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WEC champion Hirakawa wondered if he was right for a job at Toyota

Hirakawa was chosen instead Kazuki Nakajima On the back of his successes in both Super Formula and SUPER GT in recent seasons, this season he will be riding the #8 Toyota GR010 Hybrid, joining Sébastien Buemi, Brendon Hartley.

The trio won double points at the Le Mans round in June and at Fuji in September, before finishing second behind sister car #7 at this month’s Bahrain finale, giving Toyota its fourth consecutive WEC crown. .

Reflecting on this year’s success, Hirakawa was able to deliver after struggling to get used to the GR010 Hybrid, which is considerably heavier and has less downforce than the car he was used to racing in Japan.

“I didn’t drive well in the first few tests. I was very nervous and under pressure,” the 28-year-old told Autosport.

“But I had a lot of help from my team and my teammates, car #8 but also car #7. Thanks to them, I was able to catch up quickly.

“A year ago, when they first announced that I would be joining the team, I wasn’t sure if I could do it. I didn’t have the confidence.

“This year we managed to achieve our goal of winning Le Mans and the championship.

Hirakawa got his chance to join Toyota’s WEC line-up five years after being denied a ride in Toyota’s third LMP1 car at Le Mans in 2017, replacing compatriot Yuji Kunimoto. That was it.

He bounced back from that disappointment and won the SUPER GT title that year with Nick Cassidy, and a particularly impressive 2020 season opened the door for a return to the Cologne-based team.

When asked about the significance of winning the title after 2017, Hirakawa replied as follows.The car is different from a few years ago, but it’s still similar, so I was worried that I couldn’t drive well with that car. [TS050 Hybrid] and with this team. That’s why I was so nervous.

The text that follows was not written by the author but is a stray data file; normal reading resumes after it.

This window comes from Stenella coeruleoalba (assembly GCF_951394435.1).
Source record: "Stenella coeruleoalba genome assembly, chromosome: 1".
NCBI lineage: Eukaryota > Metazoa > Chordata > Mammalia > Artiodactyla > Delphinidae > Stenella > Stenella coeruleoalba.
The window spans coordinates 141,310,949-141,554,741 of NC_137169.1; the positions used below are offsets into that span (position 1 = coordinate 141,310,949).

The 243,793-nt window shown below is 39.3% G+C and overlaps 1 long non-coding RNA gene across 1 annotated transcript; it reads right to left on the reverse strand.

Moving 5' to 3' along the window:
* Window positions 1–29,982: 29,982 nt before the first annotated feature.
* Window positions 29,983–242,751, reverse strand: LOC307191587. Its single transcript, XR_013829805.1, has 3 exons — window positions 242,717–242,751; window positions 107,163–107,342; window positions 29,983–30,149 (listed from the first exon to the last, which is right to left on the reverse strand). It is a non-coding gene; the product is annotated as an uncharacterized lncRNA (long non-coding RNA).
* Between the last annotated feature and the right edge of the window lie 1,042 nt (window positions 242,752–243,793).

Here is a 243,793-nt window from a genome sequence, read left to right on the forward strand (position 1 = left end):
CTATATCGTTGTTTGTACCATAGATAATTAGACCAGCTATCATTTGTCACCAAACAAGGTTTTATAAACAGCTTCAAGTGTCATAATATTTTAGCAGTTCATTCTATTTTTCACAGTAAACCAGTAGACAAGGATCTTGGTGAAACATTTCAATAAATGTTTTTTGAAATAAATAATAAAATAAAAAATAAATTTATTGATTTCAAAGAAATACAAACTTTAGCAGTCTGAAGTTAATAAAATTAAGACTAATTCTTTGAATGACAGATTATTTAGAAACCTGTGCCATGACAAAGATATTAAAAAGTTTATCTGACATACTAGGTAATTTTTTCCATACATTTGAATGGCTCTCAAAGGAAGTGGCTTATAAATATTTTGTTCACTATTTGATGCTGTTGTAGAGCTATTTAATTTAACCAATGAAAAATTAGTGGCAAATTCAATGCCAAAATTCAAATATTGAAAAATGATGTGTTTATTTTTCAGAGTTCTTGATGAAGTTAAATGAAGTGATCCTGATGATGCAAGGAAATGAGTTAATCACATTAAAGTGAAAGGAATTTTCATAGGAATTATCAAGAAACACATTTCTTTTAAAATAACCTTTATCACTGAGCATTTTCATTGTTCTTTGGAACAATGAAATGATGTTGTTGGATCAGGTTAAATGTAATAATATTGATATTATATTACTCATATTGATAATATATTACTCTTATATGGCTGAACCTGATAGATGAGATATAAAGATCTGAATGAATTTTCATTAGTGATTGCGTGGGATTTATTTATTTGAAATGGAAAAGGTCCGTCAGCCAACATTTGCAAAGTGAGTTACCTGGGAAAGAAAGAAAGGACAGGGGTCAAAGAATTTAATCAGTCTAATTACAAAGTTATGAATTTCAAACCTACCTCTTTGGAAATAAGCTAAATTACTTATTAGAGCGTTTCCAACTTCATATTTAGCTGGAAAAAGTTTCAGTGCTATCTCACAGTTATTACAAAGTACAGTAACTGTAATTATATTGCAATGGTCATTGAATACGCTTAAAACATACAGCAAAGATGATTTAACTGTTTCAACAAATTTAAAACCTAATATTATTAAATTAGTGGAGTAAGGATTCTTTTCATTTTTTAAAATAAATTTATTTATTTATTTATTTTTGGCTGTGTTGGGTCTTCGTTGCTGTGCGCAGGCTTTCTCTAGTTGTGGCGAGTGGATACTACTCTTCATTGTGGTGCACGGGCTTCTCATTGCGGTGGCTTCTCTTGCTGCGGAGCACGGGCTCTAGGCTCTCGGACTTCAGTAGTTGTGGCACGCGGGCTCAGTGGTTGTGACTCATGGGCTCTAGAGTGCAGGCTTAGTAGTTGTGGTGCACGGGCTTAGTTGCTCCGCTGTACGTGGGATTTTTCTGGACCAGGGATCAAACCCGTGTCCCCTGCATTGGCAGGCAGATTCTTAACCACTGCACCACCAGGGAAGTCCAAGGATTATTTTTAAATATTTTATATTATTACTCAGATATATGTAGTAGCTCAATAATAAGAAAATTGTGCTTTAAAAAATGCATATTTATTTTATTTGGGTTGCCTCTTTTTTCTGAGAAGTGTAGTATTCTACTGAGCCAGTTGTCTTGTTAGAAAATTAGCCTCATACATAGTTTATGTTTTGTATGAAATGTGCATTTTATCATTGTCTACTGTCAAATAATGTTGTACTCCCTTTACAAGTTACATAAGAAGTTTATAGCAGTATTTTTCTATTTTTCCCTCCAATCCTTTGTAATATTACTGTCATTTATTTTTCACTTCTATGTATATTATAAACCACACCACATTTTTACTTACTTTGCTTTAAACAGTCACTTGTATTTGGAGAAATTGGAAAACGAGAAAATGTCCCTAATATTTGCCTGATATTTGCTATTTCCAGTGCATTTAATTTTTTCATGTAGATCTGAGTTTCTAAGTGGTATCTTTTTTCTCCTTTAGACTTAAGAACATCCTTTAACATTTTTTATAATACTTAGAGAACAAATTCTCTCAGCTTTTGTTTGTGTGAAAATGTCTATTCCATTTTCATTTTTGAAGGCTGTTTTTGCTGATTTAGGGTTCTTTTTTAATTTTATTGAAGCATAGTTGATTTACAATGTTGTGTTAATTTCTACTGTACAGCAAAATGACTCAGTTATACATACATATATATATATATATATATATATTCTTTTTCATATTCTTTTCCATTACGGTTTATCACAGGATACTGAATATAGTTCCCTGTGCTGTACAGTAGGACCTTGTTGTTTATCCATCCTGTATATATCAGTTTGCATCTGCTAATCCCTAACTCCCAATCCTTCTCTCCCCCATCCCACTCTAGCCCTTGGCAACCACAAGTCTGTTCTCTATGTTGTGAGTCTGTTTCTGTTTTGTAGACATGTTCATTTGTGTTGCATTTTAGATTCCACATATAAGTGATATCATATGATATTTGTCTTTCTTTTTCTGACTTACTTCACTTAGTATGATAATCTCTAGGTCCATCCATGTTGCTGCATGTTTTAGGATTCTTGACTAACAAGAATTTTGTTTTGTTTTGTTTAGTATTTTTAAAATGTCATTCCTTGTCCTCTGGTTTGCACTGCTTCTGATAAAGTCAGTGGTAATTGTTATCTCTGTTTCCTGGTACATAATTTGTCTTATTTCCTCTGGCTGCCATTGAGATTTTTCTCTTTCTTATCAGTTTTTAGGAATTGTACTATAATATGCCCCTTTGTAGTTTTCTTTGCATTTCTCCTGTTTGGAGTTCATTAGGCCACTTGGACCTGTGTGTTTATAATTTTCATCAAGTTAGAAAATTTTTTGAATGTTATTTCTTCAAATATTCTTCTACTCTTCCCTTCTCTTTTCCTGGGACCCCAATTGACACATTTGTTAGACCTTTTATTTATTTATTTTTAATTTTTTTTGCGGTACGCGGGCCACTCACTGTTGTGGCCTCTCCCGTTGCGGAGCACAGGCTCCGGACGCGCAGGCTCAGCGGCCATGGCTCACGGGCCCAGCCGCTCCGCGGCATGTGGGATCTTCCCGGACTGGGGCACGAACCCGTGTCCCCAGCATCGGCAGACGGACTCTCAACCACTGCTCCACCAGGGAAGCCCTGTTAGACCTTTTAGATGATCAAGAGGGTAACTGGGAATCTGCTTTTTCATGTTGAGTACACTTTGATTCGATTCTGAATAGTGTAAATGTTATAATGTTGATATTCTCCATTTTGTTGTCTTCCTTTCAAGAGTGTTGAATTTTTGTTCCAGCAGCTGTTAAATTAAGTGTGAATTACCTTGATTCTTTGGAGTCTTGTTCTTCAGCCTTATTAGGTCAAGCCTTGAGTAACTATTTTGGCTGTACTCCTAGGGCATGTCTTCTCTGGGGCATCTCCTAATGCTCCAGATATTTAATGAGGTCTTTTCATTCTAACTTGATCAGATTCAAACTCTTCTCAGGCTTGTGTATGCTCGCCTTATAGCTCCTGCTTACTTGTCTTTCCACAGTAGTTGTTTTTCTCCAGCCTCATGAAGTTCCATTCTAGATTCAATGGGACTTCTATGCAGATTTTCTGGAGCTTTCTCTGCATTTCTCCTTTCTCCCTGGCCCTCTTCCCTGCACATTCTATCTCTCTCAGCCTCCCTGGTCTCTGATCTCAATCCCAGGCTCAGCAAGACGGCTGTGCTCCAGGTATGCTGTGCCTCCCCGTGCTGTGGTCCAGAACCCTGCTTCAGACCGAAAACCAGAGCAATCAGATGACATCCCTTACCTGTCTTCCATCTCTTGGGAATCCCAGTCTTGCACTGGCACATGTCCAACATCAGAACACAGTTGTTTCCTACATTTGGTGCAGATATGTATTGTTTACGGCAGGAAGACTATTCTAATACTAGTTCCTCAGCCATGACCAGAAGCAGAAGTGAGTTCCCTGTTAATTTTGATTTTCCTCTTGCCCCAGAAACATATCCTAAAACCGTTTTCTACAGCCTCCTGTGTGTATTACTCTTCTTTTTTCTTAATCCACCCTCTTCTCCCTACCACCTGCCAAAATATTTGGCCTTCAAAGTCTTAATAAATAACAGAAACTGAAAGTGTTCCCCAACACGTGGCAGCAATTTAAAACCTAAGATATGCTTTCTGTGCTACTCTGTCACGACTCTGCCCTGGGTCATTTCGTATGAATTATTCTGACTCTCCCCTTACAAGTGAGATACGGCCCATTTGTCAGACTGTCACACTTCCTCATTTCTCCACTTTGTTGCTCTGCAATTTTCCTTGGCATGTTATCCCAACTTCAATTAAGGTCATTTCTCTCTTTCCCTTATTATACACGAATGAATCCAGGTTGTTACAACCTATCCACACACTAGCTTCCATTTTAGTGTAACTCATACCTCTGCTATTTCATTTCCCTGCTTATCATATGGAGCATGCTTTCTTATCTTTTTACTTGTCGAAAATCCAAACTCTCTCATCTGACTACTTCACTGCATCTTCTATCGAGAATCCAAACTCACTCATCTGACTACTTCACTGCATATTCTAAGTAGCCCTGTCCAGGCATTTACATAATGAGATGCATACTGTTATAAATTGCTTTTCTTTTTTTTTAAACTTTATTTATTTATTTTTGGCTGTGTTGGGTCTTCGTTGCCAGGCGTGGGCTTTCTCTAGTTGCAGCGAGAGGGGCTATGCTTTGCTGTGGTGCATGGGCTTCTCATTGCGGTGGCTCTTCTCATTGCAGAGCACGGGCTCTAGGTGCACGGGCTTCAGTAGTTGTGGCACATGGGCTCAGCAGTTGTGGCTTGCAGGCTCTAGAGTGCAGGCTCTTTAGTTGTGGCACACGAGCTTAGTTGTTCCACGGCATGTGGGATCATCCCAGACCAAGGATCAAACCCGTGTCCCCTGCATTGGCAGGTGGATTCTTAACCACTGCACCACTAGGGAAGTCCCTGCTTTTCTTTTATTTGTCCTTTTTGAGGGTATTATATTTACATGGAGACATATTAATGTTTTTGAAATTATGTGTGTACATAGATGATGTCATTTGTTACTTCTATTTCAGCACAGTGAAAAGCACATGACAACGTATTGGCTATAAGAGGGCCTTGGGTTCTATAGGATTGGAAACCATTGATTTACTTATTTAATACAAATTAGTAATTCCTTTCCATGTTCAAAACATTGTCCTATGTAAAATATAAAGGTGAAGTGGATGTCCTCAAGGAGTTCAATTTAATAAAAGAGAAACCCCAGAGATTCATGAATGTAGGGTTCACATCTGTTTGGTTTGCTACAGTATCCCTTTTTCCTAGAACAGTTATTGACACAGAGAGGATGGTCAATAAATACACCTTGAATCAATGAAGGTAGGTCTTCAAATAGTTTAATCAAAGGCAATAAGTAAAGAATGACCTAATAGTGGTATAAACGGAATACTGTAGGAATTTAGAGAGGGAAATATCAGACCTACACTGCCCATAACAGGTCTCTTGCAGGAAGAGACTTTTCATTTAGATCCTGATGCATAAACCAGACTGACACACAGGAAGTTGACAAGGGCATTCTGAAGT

“Also, the teams, especially the drivers, are very high level and it’s not easy to match them. Even at Le Mans we had to push as much as possible to match them. was a great experience’, to push myself to a higher level. ”

Speaking in Bahrain, Pascal Vasselon, technical director of Toyota Gazoo Racing Europe, described Hirakawa’s performances at Le Mans and Fuji as “really, really great”, and the Japanese driver was one of the fastest-moving average lap times at La Sarthe. He pointed out that it was “always within 1/10”.

Hartley also spoke enthusiastically in praise of Hirakawa in the wake of the #8 Crew’s title victory over Alpine, who came out in a tie at the weekend in Bahrain.

“I think the really important moment for me was Le Mans, the step Ryo took at Le Mans under pressure,” said the New Zealander. “He couldn’t sleep on a nervous Friday and put in an amazing performance. It was an important moment in our championship.

“After that, to go to Fuji for Ryo’s home race, our home race, he was a teacher there, telling us where the grips were.

“As a crew, I really felt that we had a near-perfect race at Fuji. WEC champion Hirakawa wondered if he was right for a job at Toyota

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